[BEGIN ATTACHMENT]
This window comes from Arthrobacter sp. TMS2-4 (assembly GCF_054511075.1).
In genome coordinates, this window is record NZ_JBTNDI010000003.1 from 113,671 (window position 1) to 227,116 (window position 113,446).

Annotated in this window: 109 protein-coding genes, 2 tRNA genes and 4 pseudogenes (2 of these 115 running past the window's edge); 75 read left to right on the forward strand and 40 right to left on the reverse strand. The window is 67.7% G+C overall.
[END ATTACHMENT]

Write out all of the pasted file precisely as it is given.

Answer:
This window comes from Arthrobacter sp. TMS2-4 (assembly GCF_054511075.1).
In genome coordinates, this window is record NZ_JBTNDI010000003.1 from 113,671 (window position 1) to 227,116 (window position 113,446).

Annotated in this window: 109 protein-coding genes, 2 tRNA genes and 4 pseudogenes (2 of these 115 running past the window's edge); 75 read left to right on the forward strand and 40 right to left on the reverse strand. The window is 67.7% G+C overall.